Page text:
Flat grinders are a popular choice for commercial use, as they are fast and efficient. However, they can be louder than conical grinders, which may be a consideration for home use. They also tend to be more expensive than conical grinders, especially at the high end.


One disadvantage of flat grinders is that they can produce a less consistent grind size than conical grinders. The flat discs slice the beans rather than crushing them, which can lead to uneven particles. This can be a problem for espresso, where a consistent grind is crucial.

Blade Grinders

Blade grinders are the most basic type of grinder and are typically found in home kitchens. They consist of a spinning blade that chops the coffee beans into small pieces. The grind size is determined by the length of time the grinder is in operation, and it is difficult to achieve a consistent grind with a blade grinder.


One of the benefits of blade grinders is that they are very affordable and widely available. However, they are not suitable for making high-quality espresso. The inconsistent grind size can result in a weak or bitter cup of coffee, and the heat generated by the spinning blade can alter the flavor of the coffee beans.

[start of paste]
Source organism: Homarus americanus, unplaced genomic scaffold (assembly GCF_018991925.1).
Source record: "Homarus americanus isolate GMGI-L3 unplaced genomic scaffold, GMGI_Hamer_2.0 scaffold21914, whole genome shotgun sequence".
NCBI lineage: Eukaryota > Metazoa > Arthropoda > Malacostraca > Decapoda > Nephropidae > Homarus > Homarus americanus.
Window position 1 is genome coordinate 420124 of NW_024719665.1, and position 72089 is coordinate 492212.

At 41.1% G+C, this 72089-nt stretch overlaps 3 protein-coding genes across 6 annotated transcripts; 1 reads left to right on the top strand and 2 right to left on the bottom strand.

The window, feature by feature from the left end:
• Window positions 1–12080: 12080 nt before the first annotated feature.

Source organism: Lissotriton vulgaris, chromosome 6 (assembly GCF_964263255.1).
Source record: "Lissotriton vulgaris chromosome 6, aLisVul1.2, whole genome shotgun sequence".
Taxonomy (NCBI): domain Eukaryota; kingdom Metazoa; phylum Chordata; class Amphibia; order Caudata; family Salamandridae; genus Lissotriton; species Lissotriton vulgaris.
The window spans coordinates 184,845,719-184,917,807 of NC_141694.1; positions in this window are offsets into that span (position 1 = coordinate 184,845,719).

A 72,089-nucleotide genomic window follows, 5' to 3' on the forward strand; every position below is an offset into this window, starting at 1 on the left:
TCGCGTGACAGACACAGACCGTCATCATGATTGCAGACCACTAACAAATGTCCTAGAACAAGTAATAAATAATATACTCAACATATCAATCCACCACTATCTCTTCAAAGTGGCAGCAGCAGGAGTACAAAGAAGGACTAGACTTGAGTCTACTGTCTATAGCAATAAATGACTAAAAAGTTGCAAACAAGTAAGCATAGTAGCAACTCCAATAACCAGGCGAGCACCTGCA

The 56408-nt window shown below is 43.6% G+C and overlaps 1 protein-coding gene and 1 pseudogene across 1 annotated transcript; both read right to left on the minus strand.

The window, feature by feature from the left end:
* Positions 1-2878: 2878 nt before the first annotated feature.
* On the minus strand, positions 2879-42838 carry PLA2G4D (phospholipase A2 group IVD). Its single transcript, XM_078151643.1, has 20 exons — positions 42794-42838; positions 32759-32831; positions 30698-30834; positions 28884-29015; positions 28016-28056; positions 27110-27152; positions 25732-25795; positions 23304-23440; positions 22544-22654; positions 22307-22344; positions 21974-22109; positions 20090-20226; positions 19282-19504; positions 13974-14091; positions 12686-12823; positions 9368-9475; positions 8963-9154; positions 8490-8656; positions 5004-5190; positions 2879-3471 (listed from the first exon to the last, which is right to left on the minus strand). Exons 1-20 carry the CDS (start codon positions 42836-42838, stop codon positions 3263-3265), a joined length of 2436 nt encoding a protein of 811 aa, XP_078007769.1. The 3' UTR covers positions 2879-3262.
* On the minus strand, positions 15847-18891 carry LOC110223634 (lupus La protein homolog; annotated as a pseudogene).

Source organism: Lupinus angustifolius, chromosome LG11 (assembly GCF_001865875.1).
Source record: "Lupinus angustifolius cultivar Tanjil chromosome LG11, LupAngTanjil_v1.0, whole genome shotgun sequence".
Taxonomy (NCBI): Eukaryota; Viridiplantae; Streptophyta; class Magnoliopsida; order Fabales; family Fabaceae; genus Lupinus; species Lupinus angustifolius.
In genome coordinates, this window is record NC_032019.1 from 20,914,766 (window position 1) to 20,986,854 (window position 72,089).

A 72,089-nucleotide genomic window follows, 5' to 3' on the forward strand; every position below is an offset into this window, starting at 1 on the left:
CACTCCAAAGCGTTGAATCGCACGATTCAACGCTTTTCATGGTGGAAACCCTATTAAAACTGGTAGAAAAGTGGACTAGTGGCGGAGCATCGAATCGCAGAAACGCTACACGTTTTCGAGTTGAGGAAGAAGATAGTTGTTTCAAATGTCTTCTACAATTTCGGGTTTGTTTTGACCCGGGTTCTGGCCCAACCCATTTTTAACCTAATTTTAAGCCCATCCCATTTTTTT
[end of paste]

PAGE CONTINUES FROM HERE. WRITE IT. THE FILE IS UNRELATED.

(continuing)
Blade grinders are best used for grinding spices or for making drip coffee, where a consistent grind is not as crucial.

Doser Grinders VS On-demand Grinders

Doser Grinders

Doser grinders have a dosing chamber that dispenses a specific amount of coffee grounds into a container, usually in 7-gram increments, making them convenient for commercial use. However, this method can lead to waste if the grounds are not used immediately, and the dosing chamber can become clogged if not regularly cleaned.

Doser grinders have large bean hoppers that can hold a significant amount of coffee beans, making them ideal for commercial settings where a high volume of coffee is needed. However, some doserless grinders, such as the Niche Zero, have large bean hoppers as well, so the size of the hopper is not necessarily a distinguishing factor between doser and doserless grinders.

The Niche Zero grinder for instance is not classified as an “on-demand” grinder because it does not have a dosing system or a timer for dispensing pre-determined amounts of ground coffee. Instead, it operates as a single-dose grinder, meaning that it grinds only the amount of coffee needed for each individual shot, without any retention of previously ground coffee. This method of operation allows for maximum freshness and flavor of the coffee, but also means that it may take slightly longer to grind the exact amount needed for each shot. Therefore, the Niche Zero is typically referred to as a “single-dose” or “zero retention” grinder, rather than an on-demand grinder.

Grinder TypeBrand & ModelCommentsApplication
Doser GrindersMazzer MiniDurable with stepless adjustment, suitable for light commercial or home useLight Commercial/Home